Chapter 02 – Types of super funds

The APRA quarterly report notes that super assets in Australia totalled $2 trillion in the June 2015 quarter. The breakdown shows that the most popular forms of funds are small funds (mostly SMSFs), retail and industry funds.

The following graphs from the APRA annual report (2014) breaks down the trend in funds over the last 10 years:

member-accounts-by-fund-type super-assets-by-fund-type

The 2014 annual report noted that $970 billion of super assets are held by APRA regulated funds, $506 billion in SMSFs, $142 billion public sector and statutory funds.

The main types of super funds are summarised below.

Industry funds

Industry funds arose from the an agreement between the Australian Council of Trade Unions (ACTU) and the Hawke government in 1983. The idea was simple: the government would legislate for mandatory employee contributions for the previously un-superannuated union members, and the unions would establish super funds to receive these contributions. (And the unions would not go on strike.)

These early union funds were not for profit and adopted a “members-first” orientation which manifested in low costs and no commissions. Over time they grew, widened their membership criteria, and became more efficient, but never lost their members-first orientation.

Industry super funds are generally suitable to clients who do not have enough super, or the inclination, for a SMSF. They are generally the most cost effective fund for this kind of member due to low fees. Most have several investment options, the range of which will therefore suit most clients.

Why industry super fund?

Dover habitually encourages advisers to recommend industry super funds to their clients. It is one of the only AFSLs that do. The reason is simple: industry funds almost always outperform retail funds. Its mathematics; retail funds and industry funds invest the same way and in the same markets. They do so with equal competence, and thus achieve basically the same gross returns. But industry funds have lower cost structures, never pay commissions and are not for profit.

This means industry funds will usually always outperform retail funds. They have lower costs, and these lower costs mean higher net returns to members.

SuperRatings note that for 2014 industry funds produced a net return of 8.3%, as compared to 8% for retail funds. Over a 10 year period, the gap in returns was 1.5%. SuperRatings’ list of the top 10 super fund returns for the last 5 years is dominated by industry funds:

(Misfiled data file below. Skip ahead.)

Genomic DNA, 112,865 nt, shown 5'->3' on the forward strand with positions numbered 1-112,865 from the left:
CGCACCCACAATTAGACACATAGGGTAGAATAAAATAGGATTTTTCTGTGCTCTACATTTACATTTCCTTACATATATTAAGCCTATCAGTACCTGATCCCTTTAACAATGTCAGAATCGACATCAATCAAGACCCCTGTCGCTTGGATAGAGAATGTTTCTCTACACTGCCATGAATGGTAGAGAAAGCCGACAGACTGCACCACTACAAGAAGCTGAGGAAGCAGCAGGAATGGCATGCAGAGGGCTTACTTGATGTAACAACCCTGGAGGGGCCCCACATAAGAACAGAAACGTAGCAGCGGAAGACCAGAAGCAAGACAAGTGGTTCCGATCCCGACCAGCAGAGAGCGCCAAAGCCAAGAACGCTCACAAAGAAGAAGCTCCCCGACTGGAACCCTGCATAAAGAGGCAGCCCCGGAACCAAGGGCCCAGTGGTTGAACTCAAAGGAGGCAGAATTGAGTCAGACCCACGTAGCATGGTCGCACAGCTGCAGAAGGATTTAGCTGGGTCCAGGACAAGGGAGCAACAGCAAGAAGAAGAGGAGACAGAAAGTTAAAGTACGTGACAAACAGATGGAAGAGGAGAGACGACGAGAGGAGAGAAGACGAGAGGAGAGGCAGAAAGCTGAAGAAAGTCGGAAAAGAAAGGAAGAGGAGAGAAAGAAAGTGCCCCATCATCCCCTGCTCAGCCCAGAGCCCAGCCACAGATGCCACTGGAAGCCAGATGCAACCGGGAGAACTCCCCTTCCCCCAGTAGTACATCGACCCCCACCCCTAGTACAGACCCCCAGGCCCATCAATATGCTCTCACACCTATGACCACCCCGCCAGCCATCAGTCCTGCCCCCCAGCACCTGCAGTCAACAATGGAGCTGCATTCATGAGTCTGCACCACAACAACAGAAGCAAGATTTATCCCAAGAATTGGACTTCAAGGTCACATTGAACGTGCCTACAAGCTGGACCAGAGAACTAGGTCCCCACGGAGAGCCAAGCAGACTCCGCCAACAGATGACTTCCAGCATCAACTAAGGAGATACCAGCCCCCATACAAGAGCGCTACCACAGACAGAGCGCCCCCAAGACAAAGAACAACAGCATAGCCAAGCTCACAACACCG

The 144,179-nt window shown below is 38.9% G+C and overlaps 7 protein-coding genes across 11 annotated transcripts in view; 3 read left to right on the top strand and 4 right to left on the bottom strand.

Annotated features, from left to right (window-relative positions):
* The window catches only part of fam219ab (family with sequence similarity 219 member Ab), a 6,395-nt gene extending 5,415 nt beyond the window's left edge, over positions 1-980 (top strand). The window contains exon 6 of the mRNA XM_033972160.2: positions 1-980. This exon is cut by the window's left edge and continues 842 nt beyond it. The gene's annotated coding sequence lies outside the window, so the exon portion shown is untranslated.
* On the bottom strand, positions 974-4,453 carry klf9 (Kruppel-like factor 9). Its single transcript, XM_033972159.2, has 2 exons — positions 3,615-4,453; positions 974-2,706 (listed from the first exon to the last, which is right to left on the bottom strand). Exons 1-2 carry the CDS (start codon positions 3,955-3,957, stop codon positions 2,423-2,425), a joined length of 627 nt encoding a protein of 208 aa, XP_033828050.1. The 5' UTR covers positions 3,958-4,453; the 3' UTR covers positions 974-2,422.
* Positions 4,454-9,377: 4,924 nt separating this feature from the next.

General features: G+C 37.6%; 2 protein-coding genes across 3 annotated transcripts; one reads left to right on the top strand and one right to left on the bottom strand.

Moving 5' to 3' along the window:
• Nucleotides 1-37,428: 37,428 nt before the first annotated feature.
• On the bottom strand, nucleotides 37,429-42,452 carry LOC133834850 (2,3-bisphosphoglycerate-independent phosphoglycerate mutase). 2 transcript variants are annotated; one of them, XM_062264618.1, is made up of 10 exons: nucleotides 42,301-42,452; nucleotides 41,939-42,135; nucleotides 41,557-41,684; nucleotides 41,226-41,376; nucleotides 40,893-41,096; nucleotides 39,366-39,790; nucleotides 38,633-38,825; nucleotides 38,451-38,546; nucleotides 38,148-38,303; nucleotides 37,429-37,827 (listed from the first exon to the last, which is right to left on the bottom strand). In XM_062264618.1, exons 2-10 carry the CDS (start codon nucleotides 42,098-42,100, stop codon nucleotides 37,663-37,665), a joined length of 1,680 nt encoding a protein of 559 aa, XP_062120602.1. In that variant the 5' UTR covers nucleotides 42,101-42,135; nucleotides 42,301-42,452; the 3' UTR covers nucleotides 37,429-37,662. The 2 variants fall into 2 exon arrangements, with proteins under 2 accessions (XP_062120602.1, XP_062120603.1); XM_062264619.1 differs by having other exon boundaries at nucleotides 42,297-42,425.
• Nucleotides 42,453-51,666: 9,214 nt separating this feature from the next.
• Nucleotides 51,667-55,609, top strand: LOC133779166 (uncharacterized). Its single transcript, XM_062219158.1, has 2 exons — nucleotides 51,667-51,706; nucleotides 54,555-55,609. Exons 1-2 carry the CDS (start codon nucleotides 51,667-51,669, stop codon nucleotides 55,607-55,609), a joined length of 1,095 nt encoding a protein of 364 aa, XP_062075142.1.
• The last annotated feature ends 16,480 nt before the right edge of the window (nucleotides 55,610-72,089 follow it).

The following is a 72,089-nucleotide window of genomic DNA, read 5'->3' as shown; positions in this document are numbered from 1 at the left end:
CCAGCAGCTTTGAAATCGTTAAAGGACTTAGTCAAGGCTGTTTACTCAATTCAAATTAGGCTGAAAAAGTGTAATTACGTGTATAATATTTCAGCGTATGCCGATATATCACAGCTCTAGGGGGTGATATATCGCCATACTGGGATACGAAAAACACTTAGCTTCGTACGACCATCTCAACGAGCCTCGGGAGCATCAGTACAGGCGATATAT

top-10-returns-as-at-31-08-2015

The non-industry funds in the table, are either corporate funds (Telstra Super) which are employer subsided super funds, or public sector funds (UniSuper). No retail funds make the top ten.

The Murray report released by the Grattan Institute last year reviewed the Australian super system and was critical of the high fees charged by funds stating that there is “little evidence of strong fee-based competition in the super sector, and operating costs and fees appear high by international standards”.

The report estimates that a 1 percent fee over a client’s working life can reduce retirement income by more than 20 percent and a 2 percent fee can reduce retirement income by up to 40 percent. The following table produced by Australian Super illustrates how much a client will be worse of as their super fund fees increase by a 0.5 percentage point increments:

how-fees-eat-into-retirement-savings

It is often argued by many advisers that the higher fees can be justified by higher expected returns. The Grattan Institute report refutes this argument stating that there is no evidence to suggest that higher fee funds are justified by higher returns.  The net returns of high fee funds are much lower and there is no reduction in investment risk.

Other than low fees and higher net returns the additional favourable features of industry super accounts include:

  • very cheap life universal life insurance;
  • extra life insurance can be arranged at low cost;
  • they usually have 5-15 investment options, which will match most client’s preferences;
  • most funds are accumulation funds, at least for new members;
  • they have never paid commissions;
  • they are not for profit; and
  • some offer MySuper accounts.

It is therefore hard to argue that a low cost industry fund will not be in the client’s best interest.Accordingly, when a Dover Adviser recommends a client make use of such a fund, from a compliance point of view there is rarely a problem. 

Retail funds

Retail funds are commercial funds which are run for profit, often by service providers such as insurance companies, banks, fund managers and investment companies. They are open to the public and provide administrative and investment services to their members for a fee.